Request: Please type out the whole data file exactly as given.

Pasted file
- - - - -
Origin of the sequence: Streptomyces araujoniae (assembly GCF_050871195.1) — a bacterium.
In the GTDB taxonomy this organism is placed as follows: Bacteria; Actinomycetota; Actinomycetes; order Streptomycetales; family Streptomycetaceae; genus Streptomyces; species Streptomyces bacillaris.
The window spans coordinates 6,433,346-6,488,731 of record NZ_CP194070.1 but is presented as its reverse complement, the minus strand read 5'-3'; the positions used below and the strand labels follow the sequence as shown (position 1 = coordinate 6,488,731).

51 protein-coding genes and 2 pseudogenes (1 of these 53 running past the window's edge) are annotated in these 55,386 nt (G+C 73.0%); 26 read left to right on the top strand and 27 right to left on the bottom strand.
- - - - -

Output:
Origin of the sequence: Streptomyces araujoniae (assembly GCF_050871195.1) — a bacterium.
In the GTDB taxonomy this organism is placed as follows: Bacteria; Actinomycetota; Actinomycetes; order Streptomycetales; family Streptomycetaceae; genus Streptomyces; species Streptomyces bacillaris.
The window spans coordinates 6,433,346-6,488,731 of record NZ_CP194070.1 but is presented as its reverse complement, the minus strand read 5'-3'; the positions used below and the strand labels follow the sequence as shown (position 1 = coordinate 6,488,731).

51 protein-coding genes and 2 pseudogenes (1 of these 53 running past the window's edge) are annotated in these 55,386 nt (G+C 73.0%); 26 read left to right on the top strand and 27 right to left on the bottom strand.